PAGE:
Reporting from Barra Olympic Park, Rio de Janeiro – Los Angeles Mayor Eric Garcetti was quick to rebuke any suggestions that he was concerned a U.S. Presidential election win by Republican Donald Trump would harm his city’s bid to host the 2024 Olympic Games.
“This bid does not depend on any election,” Garcetti said in Rio de Janiero’s Barra Olympic Park Tuesday in response to questions about comments he made last week.
The Mayor, it was reported last week, said that with Donald Trump as President L.A.’s bid could be harmed.
“I was asked the question and I talked about what I heard from IOC members – I relayed what they said,” Garcetti clarified.
“We will continue no matter what [the outcome of the election].
“Bids should be outside of politics, so I feel very strongly this transcends it. And I think that no matter who the politicians are, sometimes the Olympic spirit catches them. Whoever happens to be our President then, I think we will engage them.”
Trump was a supporter of New York’s failed bid to host the 2012 Olympic Games. As well as hosting an event at Trump Tower when the International Olympic Committee (IOC) Evaluation Commission visited the city, he also incorporated a promotional event for the bid as one of the projects on his highly-rated “The Apprentice” television show.
Democratic Presidential Candidate Hillary Clinton supported the same New York 2012 bid in a more direct way. As Senator, she was part of the bid delegation that traveled to Singapore to lobby the IOC ahead of the vote. New York was defeated by London and finished fourth in balloting.
“If I take off my Olympic hat, I’m a Hillary Clinton supporter, but this bid doesn’t depend on who the President is,” the Democrat Mayor added.
And as a jab at Trump the Mayor said “The importance of the Olympics being in the United States can help us be a country that opens the world, that does engage with the world, that doesn’t build walls but builds bridges.”
After New York’s 2012 campaign, the United States Olympic Committee (USOC) also failed with a Chicago 2016 bid. American IOC member Larry Probst said that this bid has learned form past mistakes.
“It’s really important that we expose our bid leadership to the IOC membership in an appropriate fashion so, that’s the reason Mayor Garcetti is going to be here [in Rio] for ten-or-so days and Casey (Wasserman) is going to be here the entire time,” Probst said.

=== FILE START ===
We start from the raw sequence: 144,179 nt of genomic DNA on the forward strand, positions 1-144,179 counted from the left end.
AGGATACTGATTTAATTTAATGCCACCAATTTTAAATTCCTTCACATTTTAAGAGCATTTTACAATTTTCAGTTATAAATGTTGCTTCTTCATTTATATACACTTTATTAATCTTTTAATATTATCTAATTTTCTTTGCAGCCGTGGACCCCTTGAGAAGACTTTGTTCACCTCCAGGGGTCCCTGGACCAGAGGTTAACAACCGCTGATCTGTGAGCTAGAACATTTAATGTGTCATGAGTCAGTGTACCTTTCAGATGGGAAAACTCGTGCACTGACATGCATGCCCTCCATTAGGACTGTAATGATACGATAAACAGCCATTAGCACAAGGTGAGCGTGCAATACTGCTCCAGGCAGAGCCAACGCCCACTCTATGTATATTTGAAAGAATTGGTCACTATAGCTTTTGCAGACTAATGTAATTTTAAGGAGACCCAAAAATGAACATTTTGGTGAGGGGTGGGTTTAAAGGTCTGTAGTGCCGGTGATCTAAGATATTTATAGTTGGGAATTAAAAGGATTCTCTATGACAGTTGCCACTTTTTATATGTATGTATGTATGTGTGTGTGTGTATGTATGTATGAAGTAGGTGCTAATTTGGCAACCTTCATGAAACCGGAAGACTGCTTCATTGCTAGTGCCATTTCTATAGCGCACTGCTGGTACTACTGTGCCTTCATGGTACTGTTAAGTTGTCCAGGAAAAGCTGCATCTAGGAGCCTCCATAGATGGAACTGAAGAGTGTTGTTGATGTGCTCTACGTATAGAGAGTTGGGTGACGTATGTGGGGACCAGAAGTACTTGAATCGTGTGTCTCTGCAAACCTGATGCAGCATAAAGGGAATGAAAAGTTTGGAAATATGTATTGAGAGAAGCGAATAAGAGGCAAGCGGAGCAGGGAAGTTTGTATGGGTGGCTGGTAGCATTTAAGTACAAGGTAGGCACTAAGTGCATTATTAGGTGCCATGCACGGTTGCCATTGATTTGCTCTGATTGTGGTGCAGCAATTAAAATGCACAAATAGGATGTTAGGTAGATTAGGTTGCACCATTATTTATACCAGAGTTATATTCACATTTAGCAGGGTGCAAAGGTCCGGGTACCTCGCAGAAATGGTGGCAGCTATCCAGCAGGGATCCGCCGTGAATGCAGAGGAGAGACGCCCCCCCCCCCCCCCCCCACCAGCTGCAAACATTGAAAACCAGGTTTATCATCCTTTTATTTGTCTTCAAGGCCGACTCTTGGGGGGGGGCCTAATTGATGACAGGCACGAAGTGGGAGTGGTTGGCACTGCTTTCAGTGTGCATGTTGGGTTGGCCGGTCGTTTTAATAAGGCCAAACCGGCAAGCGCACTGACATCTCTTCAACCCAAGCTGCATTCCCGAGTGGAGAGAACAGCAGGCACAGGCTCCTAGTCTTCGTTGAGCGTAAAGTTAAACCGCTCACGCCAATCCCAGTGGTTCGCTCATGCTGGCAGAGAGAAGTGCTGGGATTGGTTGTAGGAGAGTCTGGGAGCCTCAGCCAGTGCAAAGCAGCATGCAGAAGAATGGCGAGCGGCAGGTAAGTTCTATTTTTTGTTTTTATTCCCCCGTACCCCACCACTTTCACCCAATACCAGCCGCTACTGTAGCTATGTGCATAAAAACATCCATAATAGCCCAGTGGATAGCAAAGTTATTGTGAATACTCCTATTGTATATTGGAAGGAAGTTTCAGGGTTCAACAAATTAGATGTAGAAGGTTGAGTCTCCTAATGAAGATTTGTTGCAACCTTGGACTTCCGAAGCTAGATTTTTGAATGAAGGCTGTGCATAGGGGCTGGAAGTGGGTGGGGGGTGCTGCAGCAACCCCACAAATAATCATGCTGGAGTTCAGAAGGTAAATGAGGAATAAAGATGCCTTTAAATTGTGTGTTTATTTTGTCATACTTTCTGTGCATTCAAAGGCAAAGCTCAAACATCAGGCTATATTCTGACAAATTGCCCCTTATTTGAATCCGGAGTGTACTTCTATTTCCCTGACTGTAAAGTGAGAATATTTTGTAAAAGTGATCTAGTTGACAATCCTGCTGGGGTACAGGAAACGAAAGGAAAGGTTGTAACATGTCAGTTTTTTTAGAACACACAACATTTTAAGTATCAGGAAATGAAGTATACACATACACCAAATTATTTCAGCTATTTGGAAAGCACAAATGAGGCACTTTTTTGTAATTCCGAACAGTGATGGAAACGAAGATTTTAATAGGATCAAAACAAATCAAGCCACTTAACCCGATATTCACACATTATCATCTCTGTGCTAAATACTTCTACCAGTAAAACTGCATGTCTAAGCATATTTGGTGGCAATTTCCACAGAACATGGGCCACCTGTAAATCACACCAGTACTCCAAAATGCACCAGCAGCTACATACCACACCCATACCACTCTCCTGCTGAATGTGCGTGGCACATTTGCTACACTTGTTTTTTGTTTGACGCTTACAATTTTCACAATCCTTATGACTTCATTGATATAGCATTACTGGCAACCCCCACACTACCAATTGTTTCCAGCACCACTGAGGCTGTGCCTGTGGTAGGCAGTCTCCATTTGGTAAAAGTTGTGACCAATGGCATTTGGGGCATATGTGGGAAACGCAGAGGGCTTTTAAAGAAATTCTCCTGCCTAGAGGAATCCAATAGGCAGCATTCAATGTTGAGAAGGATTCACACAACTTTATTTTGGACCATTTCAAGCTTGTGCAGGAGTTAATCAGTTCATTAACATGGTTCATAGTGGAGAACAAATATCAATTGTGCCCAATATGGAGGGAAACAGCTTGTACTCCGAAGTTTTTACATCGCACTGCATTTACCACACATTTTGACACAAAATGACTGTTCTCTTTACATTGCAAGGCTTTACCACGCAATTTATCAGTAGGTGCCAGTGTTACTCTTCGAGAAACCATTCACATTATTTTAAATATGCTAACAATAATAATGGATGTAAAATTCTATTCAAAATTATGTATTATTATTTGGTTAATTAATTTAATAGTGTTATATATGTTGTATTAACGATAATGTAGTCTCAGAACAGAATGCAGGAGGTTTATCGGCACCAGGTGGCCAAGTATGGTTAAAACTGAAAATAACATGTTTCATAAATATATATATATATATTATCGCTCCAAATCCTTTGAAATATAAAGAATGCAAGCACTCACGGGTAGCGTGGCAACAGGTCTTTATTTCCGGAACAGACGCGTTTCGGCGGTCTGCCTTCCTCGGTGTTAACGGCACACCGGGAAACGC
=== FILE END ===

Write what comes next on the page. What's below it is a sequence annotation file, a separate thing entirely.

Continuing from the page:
During the previous bids, friction existed between the USOC and other National Olympic Comittees and International Federations due to what was seen as a lopsided revenue-sharing agreement in favour of the U.S. The resulting animosity was likely the root cause of the defeats.
The agreement was renegotiated in 2012, something seen as a relationship builder by the USOC and a path to a future Games.
“So getting all the IOC membership to have a chance to better know the bid leadership – that’s really important. I think as Americans we need to be humble and hard working, and I think we also need to do our very best to build relationships and genuine friendships with the IOC members.”
But, as Garcetti suggested, if IOC members do have concern with a President Trump – it might give the IOC another reason to turn down a U.S. bid.
Los Angeles’ bid is being touted as safe, ready and a popular project, something that stands out in contrast to the ongoing Rio Games.
The most important infrastructure items that typically blow up the budgets of organizing committees are already taken care of including the Athletes Village to be located on university campuses, the Olympic Stadium and major transport upgrades.
Garcetti said “What has been known as the car capital of America, we’re suddenly the public transportation capital – (USD) $55 billion is completely renovating our international airport, connection rail, five new rail lines, and this November we have on the ballot a another proposition to do another $120 billion for the next fifty years. So that’s going to happen whether the Olympics come or not.”
“L.A. has been preparing for the 2024 Games since the Olympic flame was extinguished at the Closing Ceremony of the 1984 L.A. Games. Our Olympic infrastructure is already in the ground, not on the drawing boards. We are virtually risk-free because we only have to build one venue to host the Games.”
A recent poll showed 88 per cent across the city support the Games bid, making it one of the most popular Western Olympic bids ever.
Los Angeles is competing with Budapest, Paris and Rome to host the Games in 2024. The IOC will elect its winner September 2017 in Lima Peru.